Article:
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Educating Future Software Professionals On Outsourced Software Development

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2005 Annual Conference


Portland, Oregon

Publication Date

June 12, 2005

Start Date

June 12, 2005

End Date

June 15, 2005



Conference Session

Teaching Software Engineering Process

Page Count


Page Numbers

10.502.1 - 10.502.9



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Paper Authors

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Harry Koehnemann

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Brian Blake

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Gerald Gannod

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Kevin Gary

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NOTE: The first page of text has been automatically extracted and included below in lieu of an abstract

Educating Future Software Professionals on Outsourced Software Development

Kevin A. Gary, Gerald C. Gannod, Harry Koehnemann, M.Brian Blake Division of Computing Studies / Computer Science Department Arizona State University East / Georgetown University Mesa, AZ 85212 / Washington, D.C. 20057 {kgary|hek|gannod} /

1. Introduction

Software Development is undergoing a not-so-quiet outsourcing revolution. IT tasks, from documentation to customer support to testing, have moved offshore. Development was considered untouchable, in the realm of highly-skilled tasks that require development staffs to be trained and located near business stakeholders. Recent events have clearly shown that cost drivers exert the necessary pressures to invalidate this claim. The challenge then, is for software engineering programs in higher education to construct curricular models that achieve outcomes that include knowledge of, if not some measurable level of competency in, outsourced development best practices. We present a process-oriented undertaking between three campuses, Arizona State University East, Arizona State University Tempe, and Georgetown University, to experiment with learning objectives focused on outsourced development models.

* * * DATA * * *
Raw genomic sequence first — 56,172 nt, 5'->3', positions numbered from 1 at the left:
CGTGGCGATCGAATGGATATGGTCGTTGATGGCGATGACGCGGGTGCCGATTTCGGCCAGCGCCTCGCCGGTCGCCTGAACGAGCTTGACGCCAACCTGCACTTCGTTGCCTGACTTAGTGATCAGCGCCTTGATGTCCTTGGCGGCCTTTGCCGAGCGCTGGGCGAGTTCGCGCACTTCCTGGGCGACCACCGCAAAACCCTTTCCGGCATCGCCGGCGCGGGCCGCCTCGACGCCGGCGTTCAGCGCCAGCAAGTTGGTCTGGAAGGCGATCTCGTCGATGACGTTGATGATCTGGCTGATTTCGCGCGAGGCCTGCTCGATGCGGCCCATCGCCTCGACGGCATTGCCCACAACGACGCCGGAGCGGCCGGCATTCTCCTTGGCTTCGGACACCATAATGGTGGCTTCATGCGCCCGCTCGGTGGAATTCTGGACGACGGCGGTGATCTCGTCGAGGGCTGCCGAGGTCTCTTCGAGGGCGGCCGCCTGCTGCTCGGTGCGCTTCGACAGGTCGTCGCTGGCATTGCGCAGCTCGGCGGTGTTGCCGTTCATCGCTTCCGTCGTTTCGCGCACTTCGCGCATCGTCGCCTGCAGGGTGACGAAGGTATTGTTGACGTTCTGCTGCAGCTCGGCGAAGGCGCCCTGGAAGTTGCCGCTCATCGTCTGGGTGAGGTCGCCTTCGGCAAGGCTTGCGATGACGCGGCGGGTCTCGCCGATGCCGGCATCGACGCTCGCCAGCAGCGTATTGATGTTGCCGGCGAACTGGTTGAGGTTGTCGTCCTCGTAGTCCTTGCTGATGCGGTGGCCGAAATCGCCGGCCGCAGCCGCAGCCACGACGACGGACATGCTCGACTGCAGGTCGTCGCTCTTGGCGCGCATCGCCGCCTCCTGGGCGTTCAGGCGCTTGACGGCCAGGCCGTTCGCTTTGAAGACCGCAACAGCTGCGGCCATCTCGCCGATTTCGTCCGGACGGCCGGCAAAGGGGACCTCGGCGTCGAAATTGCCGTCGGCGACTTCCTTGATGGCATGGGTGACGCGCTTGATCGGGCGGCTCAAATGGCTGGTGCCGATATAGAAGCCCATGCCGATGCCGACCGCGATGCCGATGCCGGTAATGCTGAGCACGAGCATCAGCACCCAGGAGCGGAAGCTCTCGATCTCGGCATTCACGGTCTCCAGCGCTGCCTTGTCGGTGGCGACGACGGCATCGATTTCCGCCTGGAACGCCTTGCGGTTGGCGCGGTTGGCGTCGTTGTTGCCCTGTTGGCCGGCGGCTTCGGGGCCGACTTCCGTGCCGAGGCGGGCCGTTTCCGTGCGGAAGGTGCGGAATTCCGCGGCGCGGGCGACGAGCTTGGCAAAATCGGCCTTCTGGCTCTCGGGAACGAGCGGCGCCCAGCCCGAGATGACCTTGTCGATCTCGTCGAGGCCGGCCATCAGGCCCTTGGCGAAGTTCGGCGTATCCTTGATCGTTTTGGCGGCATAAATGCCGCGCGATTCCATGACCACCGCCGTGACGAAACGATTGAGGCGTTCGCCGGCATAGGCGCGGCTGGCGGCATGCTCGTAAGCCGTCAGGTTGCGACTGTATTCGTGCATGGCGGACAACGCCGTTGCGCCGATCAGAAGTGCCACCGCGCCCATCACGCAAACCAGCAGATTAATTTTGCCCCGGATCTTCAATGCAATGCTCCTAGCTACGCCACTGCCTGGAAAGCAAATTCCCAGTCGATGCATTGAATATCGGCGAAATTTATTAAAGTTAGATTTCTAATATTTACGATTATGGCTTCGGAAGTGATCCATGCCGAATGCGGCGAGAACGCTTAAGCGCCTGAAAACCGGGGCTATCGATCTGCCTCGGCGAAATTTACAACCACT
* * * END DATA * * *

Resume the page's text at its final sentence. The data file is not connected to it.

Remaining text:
Students in the Division of Computing Studies program at Arizona State University’s East campus enroll in a four-semester project sequence called the Software Enterprise that guides them through the full scope of software product development, from business modeling to deployment. Students in the Fall 2004 semester of the Software Enterprise performed Project Inception tasks that produced Software Requirements Specification (SRS) documents and analysis models. These deliverables drive the development of student projects at the three campuses. This provides a vehicle for comparative analysis of development processes based on whether students are co- located with students serving as business stakeholders (ASU East), are not co-located but within a geographic proximity to business stakeholders (ASU Tempe and ASU East), or are geographically separated from business stakeholders (Georgetown University and ASU East). This paper presents existing curricular structures at each campus, describes how these offerings are integrated to mimic outsourcing models, and discusses how these models will be assessed.

2. Software Engineering project offerings at participating institutions

The participants in this distributed, collaborative, outsourced project model are the Division of Computing Studies (DCST) at Arizona State University East (ASU East), the Department of Computer Science at Arizona State University Tempe (ASU Tempe), and the Department of Computer Science at Georgetown University. Each of these programs has a semester or multi- semester project course. In the case of ASU Tempe and Georgetown, existing offerings are Proceedings of the 2005 American Society for Engineering Education Annual Conference & Exposition Copyright © 2005, American Society for Engineering Education

Koehnemann, H., & Blake, B., & Gannod, G., & Gary, K. (2005, June), Educating Future Software Professionals On Outsourced Software Development Paper presented at 2005 Annual Conference, Portland, Oregon. 10.18260/1-2--15081

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